At 8a there was a brief regathering at Echo Col. Sean checked his map again (he, Eric and Tom were heading to Black Giant first, not Black Divide) and in a few minutes we were heading down the backside of the col. While the initial descent is a sand/scree and boulder affair, it soon becomes much more enjoyable, sauntering among alpine greenery as we made our way down to Lake 11,428ft, roughly half way between Echo Col and the JMT. The views were quite fine and we were in good spirits. Jonathan paused to capture one of the large yellow-legged frogs that thrive in the lake thanks to the absence of fish. After a quick photo op, it was swimming once again in the chilly waters. Past the lake is a cliff band dropping into LeConte Canyon with a number of ways to get through it. I chose a more westerly route down some steep grassy chutes, wet or damp in most places, while the others took various routes closer to the lake's outlet. By the time we reached the JMT our group was down to four, those taking the eastern route to Black Divide, including Jonathan, Pat, Daria and myself. We hiked down the JMT for a bit more than a mile, dropping some 600ft in the process. The other three hiked up the JMT to Helen Lake where they could then head south to climb Black Giant from the west. Michael was following our eastern route, but some unknown distance behind us.

Where we left the JMT to start our cross-country route heading south, we almost immediately came across two Park Rangers that happened to be off trail as well. Jonathan knew the married pair (who had their very small child along for the ride on Mom's back) and we had a small chat session among the six of us. They didn't seem too surprised to see us this far into the backcountry, now more than five hours from the trailhead, but then perhaps they knew Jonathan well enough to expect this sort of thing from him. We bid them goodbye after about five minutes, hopped across the Kings River (easy to do at this high elevation), and started up some slabs leading to a ridge to the south. The effort to climb this subsidiary ridge was intended to avoid some ugly moraine we could see in the broad side canyon leading to the east side of Black Divide. It probably didn't save us all that much time as we found ourselves facing the worst of the moraine only 30 minutes later. The next 45 minutes following this were horrible. The moraine was composed of pretty much the worst type of terrain one could get in the Sierra without much elevation gain. Boulders and rocks and more boulders stretched as far as one could see in wave after wave of endlessly rolling terrain. It took all one's concentration to step from one boulder to the next, every tenth one or so moving, and no real breaks on solid terrain. This seemed to go on for more than any of us would have cared, and there were direct comparisons to the fires of hell and other torments of the Evil one. In short, we were not amused. We spotted a tiny, lone figure high on the Black Divide crest to the east, Eric by the gait he displayed. He had already climbed Black Giant and was now nearing the summit of Black Divide while we were an hour below him. How did he manage that? We chocked it up to our horrible route that he, Sean and Tom had avoided. We did not feel very good about our choice at this point and wanted to assign as much blame as possible to it. Never mind that Eric would probably still be that far ahead even if he had taken our route.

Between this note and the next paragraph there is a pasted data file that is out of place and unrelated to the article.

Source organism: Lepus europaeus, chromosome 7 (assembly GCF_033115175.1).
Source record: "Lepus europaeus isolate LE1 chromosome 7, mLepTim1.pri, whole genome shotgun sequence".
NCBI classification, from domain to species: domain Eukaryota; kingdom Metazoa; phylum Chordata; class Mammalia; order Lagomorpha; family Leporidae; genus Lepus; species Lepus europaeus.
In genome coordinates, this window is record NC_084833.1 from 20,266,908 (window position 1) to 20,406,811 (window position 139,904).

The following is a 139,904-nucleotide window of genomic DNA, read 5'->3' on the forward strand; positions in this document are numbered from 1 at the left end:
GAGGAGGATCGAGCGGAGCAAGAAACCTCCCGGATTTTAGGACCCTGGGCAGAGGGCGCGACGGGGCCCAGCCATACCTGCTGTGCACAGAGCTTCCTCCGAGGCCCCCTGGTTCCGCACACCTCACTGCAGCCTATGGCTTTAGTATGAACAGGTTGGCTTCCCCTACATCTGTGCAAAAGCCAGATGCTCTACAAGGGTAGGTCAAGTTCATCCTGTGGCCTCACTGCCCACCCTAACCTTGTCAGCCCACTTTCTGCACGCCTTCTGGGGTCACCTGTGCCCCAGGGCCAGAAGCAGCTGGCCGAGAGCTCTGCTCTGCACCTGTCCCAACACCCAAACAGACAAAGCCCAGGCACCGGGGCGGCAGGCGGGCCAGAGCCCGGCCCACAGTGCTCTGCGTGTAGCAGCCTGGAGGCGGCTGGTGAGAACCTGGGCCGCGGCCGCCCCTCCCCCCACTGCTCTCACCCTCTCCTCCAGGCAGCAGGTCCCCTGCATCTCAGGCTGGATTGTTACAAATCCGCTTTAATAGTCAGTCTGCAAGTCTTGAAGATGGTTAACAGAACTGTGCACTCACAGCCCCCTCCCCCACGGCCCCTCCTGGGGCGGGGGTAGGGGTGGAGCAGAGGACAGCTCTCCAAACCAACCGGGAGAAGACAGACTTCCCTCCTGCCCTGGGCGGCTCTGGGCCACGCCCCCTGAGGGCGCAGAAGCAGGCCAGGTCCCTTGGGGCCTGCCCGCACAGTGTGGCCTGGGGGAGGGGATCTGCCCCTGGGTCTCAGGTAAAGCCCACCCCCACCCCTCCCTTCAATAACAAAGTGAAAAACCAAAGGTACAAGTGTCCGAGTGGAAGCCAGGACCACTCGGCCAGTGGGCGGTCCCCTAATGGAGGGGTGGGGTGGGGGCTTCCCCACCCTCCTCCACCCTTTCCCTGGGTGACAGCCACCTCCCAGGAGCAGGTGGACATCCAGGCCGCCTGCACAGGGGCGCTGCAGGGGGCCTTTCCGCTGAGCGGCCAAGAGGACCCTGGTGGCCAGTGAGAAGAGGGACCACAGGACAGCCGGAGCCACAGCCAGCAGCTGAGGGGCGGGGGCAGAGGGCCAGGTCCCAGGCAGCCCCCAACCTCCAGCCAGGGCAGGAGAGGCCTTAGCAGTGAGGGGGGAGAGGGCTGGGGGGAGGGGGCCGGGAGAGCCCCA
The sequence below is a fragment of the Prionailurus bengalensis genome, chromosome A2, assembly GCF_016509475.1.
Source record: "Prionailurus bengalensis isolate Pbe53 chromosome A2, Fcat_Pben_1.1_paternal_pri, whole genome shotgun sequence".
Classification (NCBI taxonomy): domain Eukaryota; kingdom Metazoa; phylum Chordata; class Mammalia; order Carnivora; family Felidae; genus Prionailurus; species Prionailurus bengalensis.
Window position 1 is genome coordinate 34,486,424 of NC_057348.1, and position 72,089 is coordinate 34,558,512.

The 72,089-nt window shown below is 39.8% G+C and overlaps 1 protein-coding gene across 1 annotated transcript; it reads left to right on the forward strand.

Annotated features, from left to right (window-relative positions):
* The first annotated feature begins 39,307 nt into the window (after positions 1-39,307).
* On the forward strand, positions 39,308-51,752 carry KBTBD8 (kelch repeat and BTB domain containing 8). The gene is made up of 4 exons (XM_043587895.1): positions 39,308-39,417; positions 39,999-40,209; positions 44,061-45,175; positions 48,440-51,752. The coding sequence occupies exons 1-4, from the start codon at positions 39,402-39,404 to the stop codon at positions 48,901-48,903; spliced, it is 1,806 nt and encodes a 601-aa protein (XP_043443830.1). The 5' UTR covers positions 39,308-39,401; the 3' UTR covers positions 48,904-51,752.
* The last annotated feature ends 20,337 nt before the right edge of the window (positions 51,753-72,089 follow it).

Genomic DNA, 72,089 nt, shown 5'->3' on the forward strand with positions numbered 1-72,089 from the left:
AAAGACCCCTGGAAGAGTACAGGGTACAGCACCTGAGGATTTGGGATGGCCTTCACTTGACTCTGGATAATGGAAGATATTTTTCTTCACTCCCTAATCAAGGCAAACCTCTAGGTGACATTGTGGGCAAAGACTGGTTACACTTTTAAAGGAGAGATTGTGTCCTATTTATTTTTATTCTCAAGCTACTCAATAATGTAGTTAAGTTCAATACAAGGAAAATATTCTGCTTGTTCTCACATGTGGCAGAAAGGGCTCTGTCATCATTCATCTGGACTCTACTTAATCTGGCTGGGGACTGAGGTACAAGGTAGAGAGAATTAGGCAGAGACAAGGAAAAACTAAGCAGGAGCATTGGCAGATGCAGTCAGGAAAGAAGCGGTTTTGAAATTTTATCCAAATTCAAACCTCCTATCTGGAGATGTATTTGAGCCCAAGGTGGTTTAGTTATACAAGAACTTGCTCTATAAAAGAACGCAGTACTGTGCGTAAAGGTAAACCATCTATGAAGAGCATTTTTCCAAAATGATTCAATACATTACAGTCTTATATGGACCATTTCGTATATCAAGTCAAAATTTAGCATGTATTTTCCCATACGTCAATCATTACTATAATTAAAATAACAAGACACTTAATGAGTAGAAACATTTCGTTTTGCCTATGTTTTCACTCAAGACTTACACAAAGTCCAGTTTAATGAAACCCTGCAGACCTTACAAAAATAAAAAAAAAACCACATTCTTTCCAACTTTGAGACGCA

Around 10:30a we went over a saddle we thought was that leading to Black Divide's East Slopes, but alas a large body of water was found to stand between us and the expected saddle. I sat down on a pleasant enough rock near the lake's shore while others refilled their water bottles. Jonathan had already gotten it into his head to turn east and start up towards the crest of the divide where we'd seen Eric and he was nowhere to be found. Daria sat on a nearby rock and listened as I discoursed upon my doubts about continuing. I had been mulling over returning for much of the preceding hour, thinking this summit held no particular charm at the moment and how those regained hours might be converted to productive sleep back in Bishop. Now that I had a moment to rest, these dark thoughts had become verbalized and once spoken aloud I found it easier to convince myself. Daria almost seemed taken in by my reasoning, and I suspect if it were just the two of us I might have soon had her convinced as well to join me in retreat. But alas, we were not alone. Pat would hear none of this talk. Her methods to countermand mine were most devious and cunning. They had no talk of derision or questioning my manhood - these I was prepared to fight off as easily as a few annoying flies. No, she maintained the most positive and upbeat mood possible, surely the work of the Devil Temptress herself. "What? Oh no, we're almost there! We can do this! It's gonna be really fun!" How does one fight off a schoolgirl's enthusiasm? It was impossible. If someone could hike six hours to reach this forsaken landscape we now occupied, and remain that upbeat about it, well, I had no choice but to shoulder my pack and follow. And so we did.